Over the weekend, I got an email linking to an interview with Elizabeth Gilbert (the author of Eat, Pray, Love, which I’ve never read, but which, unless you’ve been living under a rock, you’ve probably heard of). There’s a quote at the start of it that I really liked:
When you release the wrongdoer from the wrong, you cut a malignant tumor out of your inner life. You set a prisoner free, but you discover that the real prisoner was yourself. –Lewis B. Smedes, in ‘Forgive and Forget’
Susan and I have talked a lot about forgiveness, so I forwarded the interview to her before I even read it and starred the email in my inbox to read when I got back from the woods and back to internet and big screens. So then yesterday morning, I see Susan made a post about it, talking about the myth of the tortured writer. Which I read. And then I went to read the interview. And then I went to watch Elizabeth Gilbert’s TED talk about Your Elusive Creative Genius.
It’s always interesting to me to see what different people get out of the same thing. I’ve never really bought into the myth of the tortured writer. I mean, statistically, there is a much higher incidence of mood disorders among the creative set (I’ve written papers on it). But I’ve never really bought into the idea that dysfunction and tortured psyches are necessary for creativity. I mean, sure I’ve got some issues like anybody does, but I don’t consider myself tortured.
But anyway, one of the things Elizabeth talks about is how prior to the Renaissance, people believed that creativity came to them from some, divine, distant outside source. Daemons according to the Greeks. Geniuses according to the Romans. These were kinda like Dobby the house elf, these invisible spirits that lived in the walls of the artist’s studio that would help out. It was this distance, this psychological construct that kind of protected the artist or writer or whoever from the results of their work. So if your work was brilliant, you couldn’t be too narcissistic about it because you couldn’t take all the credit. If your work was an epic fail, again, not entirely your fault. And then came the Renaissance and the onus of genius became embodied in the creative person themselves, and she basically postulates that this is where the whole tortured artist/writer thing began because DUDE, THE PRESSURE.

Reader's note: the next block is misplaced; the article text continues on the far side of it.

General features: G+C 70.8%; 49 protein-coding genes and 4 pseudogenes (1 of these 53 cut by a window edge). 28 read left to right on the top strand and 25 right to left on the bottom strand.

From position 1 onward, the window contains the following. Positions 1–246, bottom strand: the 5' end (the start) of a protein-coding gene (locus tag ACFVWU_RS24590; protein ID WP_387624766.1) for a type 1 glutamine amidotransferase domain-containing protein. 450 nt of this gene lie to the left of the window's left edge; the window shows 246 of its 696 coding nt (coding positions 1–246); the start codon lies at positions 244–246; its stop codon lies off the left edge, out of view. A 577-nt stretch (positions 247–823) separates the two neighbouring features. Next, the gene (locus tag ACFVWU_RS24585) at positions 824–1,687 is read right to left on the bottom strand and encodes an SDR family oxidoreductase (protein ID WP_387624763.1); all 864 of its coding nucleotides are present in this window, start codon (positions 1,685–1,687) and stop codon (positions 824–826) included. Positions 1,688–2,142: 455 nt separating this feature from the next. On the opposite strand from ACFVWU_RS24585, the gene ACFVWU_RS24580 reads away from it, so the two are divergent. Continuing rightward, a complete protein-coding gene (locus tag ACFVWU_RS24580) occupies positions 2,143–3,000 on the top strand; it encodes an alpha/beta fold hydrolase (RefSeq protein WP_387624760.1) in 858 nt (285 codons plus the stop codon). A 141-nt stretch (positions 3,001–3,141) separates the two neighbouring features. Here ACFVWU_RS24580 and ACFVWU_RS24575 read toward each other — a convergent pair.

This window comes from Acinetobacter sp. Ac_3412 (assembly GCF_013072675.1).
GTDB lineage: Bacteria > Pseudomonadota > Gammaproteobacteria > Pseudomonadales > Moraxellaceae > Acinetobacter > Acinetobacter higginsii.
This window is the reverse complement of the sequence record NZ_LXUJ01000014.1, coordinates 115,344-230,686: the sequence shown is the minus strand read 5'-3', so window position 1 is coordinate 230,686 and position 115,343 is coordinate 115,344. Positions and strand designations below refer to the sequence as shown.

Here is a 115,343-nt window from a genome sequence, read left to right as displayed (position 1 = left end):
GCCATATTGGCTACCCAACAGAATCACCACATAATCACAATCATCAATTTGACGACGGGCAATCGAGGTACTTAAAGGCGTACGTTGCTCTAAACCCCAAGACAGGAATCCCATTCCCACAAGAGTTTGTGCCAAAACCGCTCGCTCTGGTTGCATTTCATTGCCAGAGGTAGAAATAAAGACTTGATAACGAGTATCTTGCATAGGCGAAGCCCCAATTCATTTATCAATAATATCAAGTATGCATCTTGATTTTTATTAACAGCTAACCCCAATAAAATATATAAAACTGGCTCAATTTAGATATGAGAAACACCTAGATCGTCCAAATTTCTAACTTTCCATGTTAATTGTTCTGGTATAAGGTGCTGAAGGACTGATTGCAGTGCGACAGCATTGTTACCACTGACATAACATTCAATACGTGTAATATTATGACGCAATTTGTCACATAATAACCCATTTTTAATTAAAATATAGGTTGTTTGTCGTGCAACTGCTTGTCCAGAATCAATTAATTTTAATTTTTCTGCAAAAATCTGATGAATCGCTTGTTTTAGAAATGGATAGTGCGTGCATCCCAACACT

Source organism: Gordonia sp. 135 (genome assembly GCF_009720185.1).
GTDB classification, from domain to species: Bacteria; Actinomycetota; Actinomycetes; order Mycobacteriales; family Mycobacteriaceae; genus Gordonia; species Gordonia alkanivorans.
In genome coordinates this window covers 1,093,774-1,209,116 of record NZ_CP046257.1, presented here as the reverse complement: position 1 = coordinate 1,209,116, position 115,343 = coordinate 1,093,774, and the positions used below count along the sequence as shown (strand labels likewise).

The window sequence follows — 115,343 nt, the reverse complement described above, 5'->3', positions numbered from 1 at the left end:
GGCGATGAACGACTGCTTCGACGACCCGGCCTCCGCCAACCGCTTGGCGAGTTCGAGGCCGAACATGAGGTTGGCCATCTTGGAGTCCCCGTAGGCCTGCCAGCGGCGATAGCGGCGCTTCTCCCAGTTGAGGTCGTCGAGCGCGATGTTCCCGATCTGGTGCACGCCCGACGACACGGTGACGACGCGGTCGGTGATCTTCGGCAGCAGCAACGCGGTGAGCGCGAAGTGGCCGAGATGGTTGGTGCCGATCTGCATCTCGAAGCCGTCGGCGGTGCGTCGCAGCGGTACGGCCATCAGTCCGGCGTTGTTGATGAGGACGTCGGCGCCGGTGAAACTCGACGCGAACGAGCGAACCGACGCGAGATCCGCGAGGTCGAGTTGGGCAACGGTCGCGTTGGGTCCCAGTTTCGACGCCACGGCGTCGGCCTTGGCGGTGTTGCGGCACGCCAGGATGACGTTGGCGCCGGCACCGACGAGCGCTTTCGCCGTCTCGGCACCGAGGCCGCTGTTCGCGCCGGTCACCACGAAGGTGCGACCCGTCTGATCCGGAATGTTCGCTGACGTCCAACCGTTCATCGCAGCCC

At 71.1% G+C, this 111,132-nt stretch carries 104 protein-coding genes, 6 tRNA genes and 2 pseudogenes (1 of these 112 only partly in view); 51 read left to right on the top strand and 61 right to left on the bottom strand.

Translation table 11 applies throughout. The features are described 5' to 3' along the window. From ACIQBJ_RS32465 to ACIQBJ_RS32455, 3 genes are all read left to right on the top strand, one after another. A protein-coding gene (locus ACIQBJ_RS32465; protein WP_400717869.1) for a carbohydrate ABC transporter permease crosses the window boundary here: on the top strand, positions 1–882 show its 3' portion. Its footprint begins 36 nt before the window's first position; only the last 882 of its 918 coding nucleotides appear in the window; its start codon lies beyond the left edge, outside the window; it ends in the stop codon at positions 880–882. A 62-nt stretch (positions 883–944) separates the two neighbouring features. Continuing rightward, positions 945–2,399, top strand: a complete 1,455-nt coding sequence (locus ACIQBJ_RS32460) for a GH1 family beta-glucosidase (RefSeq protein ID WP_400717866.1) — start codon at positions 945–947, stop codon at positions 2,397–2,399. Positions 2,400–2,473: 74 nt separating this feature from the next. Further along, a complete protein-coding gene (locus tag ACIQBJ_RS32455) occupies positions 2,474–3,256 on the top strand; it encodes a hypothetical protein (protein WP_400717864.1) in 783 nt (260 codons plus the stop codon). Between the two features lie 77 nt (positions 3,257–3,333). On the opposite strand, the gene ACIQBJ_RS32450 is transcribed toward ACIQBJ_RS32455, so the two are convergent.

I’ve never been a fan of the notion of an outside entity having any bearing on the work. We would most often probably think of it as muses (though if you wanna get technical, that was something else entirely from the daemons). It feels too much like an abdication of responsibility–as if you were just supposed to sit around and wait for inspiration or help. I’ve always been of the whole 1% inspiration, 99% perspiration school of thought. I did all the work, I damn well better get all the credit. I’m big on credit.
But the flip side of this is that when something doesn’t work, I also get all the blame. Not like anybody is running around beating me with the blame stick but me, but still…I got a big stick, yo. So I got to thinking about it…and it’s not that I consider myself a tortured writer by the classic definition. I’m not depressed. I don’t have a substance abuse problem. But…I’ve kinda got a thing about self recrimination. I hold myself to CRAZY high standards and then when I don’t meet them, I tend to engage in a considerable amount of self flagellation.
I begin to see some of the appeal of having that distance and a little bit of shared responsibility.
Around 15:03, Elizabeth talks about looking at an empty corner of the room and addressing this invisible thing saying “Listen you…thing…you and I both know if this book isn’t brilliant that that is not entirely my fault, right? Because you can see that I am putting everything I have into this. You know, I don’t have any more than this, so if you want it to be better, then you’ve gotta show up and do your part of the deal, okay? But if you don’t do that, you know what, to hell with it, I’m gonna keep writing anyway, because that’s my job. And I would please like the record to reflect today that I showed up for my part of the job.”
That made me laugh. But I think there’s really something there that kind of appeals to both sides of the equation. Because yes, I’m a strong believer that the first part of winning the battle (and some days it really IS a battle) is showing up. This is the classic BICHOK method. Butt in chair, hands on keyboard. Showing up, doing the work, even if that other disembodied Something didn’t show that day. You showed. You get credit. You did the work, whatever it was, to the best of your ability THAT DAY. And maybe it wasn’t ultimately what you needed it to be, but you will show up TOMORROW and you’ll do the best you can do then. And eventually that amorphous other Something will feel guilty and stroll on into work and you’ll get that dose of genius. You can’t know when it’ll decide to show, but you definitely won’t get an appearance if you don’t show up yourself.